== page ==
Tag Archives: alcoholism

karluk manor negative feedback continues

I wrote about this Jan. 25th — Rural CAP’s proposed residential center for homeless alcoholics in an existing hotel building in Fairview was generating some fierce opposition.

Since then, the municipal Assembly has been removing some roadblocks, and plans for Karluk Manor seem to be moving ahead.

Today, former Veco Times columnist Paul Jenkins engages in NIMBY-baiting in an ADN column:

If another facility for drunks is such a great deal for Fairview, maybe it would sell in an East Anchorage or Midtown or Hillside neighborhood.  Right?

Jenkins’ faux compassion for the much-maligned Fairview still makes a point [one I have noted serveral times]: social services tend to congregate in places in Anchorage where their clients are located, and where real estate prices are lowest.  The vicious cycle created makes it doubly difficult to distribute these services in locations citywide.

It’s both a financial and attitudinal vexing problem.  People have to stop believing Mt. View and Fairview [and to a lesser extent, Muldoon and Spenard] are dangerous and undesirable locations, and begin to take on an active role in a counterpunch, i.e. try [in any of dozens of different ways] to make the neighborhood famous for a better reason.

Not an easy task, and results may take decades to materialize.

The problem with fanning the flames of NIMBY-ism in order to derail Karluk Manor, is that it is a promising community structure, based on a model that has worked well elsewhere, and should be given a chance to succeed.  I think that, though the situation Jenkins laments should be addressed in the future, the potential for Rural CAP to make real progress in rehabilitation of chronic street alcoholics trumps downside for the neighbors in this instance.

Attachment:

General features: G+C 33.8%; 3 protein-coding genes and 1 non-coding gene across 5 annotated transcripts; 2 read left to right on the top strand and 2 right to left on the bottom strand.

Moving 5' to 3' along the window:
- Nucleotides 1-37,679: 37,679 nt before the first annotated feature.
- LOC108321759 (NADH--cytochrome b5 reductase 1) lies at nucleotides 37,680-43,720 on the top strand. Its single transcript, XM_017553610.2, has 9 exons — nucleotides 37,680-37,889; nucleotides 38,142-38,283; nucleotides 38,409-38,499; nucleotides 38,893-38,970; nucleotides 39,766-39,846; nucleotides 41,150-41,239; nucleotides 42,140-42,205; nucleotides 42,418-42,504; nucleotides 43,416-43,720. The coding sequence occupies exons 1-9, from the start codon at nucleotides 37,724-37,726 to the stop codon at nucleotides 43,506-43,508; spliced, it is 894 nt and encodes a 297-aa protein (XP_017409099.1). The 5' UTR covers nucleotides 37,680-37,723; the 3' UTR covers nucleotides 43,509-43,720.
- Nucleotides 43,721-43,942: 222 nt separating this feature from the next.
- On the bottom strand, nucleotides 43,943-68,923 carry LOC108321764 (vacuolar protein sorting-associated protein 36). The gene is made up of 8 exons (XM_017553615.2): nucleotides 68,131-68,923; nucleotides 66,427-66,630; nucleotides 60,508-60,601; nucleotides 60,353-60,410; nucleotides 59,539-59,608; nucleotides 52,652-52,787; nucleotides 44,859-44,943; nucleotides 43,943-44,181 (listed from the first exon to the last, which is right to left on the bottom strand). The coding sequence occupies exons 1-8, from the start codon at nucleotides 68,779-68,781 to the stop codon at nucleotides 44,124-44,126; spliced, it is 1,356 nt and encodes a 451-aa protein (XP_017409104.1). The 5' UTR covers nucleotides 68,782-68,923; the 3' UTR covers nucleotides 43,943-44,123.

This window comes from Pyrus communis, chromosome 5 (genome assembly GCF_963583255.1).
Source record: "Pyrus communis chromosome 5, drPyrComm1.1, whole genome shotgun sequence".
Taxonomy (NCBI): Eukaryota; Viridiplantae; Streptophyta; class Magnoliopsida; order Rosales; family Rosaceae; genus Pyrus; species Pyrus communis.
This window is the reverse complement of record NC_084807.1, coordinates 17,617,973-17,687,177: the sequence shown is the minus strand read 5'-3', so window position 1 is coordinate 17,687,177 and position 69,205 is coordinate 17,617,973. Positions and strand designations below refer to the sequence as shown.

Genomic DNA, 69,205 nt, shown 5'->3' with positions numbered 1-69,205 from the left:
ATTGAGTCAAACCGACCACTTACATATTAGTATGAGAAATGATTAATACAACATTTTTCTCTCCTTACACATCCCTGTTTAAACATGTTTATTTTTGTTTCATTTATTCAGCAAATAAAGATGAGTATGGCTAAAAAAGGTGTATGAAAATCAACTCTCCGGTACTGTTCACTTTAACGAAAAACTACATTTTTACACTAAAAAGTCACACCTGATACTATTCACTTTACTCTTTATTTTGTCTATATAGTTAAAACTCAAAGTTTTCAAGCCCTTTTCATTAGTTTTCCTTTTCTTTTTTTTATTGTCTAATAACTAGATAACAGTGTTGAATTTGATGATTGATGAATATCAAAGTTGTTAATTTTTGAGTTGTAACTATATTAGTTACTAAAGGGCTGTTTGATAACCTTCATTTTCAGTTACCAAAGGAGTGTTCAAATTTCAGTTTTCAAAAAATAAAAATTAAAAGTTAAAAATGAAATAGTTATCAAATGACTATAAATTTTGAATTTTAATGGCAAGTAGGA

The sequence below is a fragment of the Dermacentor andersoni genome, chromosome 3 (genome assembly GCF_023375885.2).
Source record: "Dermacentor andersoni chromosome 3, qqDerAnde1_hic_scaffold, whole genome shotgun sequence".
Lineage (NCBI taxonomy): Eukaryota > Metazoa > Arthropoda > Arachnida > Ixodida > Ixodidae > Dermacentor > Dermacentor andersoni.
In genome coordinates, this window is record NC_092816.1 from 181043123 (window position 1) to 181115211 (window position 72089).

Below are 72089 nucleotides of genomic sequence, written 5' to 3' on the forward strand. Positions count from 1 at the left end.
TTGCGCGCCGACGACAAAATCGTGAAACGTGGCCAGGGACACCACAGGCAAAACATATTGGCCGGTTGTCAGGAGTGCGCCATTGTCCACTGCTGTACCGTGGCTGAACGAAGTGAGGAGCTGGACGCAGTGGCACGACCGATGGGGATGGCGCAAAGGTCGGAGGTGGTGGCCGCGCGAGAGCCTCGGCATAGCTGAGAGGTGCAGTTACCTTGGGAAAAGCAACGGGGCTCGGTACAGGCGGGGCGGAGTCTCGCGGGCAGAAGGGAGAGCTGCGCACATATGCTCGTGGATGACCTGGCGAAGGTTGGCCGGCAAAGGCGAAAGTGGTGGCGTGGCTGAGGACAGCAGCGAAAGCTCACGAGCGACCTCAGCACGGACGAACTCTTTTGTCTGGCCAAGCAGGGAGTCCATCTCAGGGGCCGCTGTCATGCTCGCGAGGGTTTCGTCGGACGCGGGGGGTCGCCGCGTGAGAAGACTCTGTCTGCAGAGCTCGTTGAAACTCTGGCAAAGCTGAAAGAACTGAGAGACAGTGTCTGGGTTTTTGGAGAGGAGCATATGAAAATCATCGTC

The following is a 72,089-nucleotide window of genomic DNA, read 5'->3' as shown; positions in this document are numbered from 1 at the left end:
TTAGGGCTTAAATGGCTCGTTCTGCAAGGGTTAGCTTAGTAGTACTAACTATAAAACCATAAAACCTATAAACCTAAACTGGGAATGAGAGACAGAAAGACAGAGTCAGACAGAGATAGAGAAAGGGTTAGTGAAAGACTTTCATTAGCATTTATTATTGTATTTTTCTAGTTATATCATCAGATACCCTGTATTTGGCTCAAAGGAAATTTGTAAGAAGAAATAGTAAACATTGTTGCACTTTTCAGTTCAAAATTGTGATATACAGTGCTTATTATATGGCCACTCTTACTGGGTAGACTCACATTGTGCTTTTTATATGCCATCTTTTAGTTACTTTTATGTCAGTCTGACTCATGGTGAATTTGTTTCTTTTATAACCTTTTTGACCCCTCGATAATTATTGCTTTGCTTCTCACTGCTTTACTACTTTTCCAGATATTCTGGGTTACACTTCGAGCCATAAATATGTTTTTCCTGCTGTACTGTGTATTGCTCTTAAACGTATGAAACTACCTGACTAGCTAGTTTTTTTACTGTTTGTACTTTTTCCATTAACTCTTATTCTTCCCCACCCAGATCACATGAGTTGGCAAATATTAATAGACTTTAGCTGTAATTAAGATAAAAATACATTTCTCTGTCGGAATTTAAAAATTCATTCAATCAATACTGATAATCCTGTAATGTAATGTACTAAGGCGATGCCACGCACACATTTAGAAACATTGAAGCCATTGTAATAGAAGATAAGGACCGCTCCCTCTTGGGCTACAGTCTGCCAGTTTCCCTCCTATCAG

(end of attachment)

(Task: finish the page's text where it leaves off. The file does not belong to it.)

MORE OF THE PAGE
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some pushback on ruralcap’s karluk manor proposal

This cute sign is posted across the street from a local franchise of the Red Roof Inn, at East 5th Ave. and Karluk St. in Anchorage’s Fairview neighborhood. 

RuralCap, a multi-pronged social service agency is working on a deal to purchase the motel and convert it to a group home for homeless alcoholics, where alcohol will be allowed on the premises, under certain rules and conditions.  It is the first project of its kind in Anchorage, but the program model has been successful in Seattle and other places, according to Melinda Freemon, who presented the project at the January meeting of the Mt. View Community Council.  Freemon said that Anchorage will ultimately save money by getting inebriated people off the streets and into safe housing.

RuralCap also operates the Homeward Bound program, at locations in Mt. View.  Everything I’ve ever heard about Homeward Bound has been very positive.  That program also allows residents to continue to drink, but they are not allowed to be on site when under the influence.

Both Fairview and Mt. View have very visible populations of homeless, especially in summer when there are camps in wooded areas adjacent to both neighborhoods.  The issue of homelessness has been brought into sharper focus the last couple years, with city government considering more and better ways to assist and intervene.  And there has been concern about a series of deaths among the homeless population.

The first couple of years I lived in Mt. View I volunteered for a work crew on the annual neighborhood clean-up.  One of the projects we got to do was clean out homeless camps.  Sometimes I wish everyone who is opposed to Karluk Manor could observe the conditions in these camps close up.

Over the years the attitude in Mt. View has been cooperative, for the most part regarding the willingness to allow facilities like Homeward Bound to locate here.

Update 1/30/10: Fairview residents against the project have put up an anti-Karluk Manor web site.  [Comments are not accepted there, unfortunately.]

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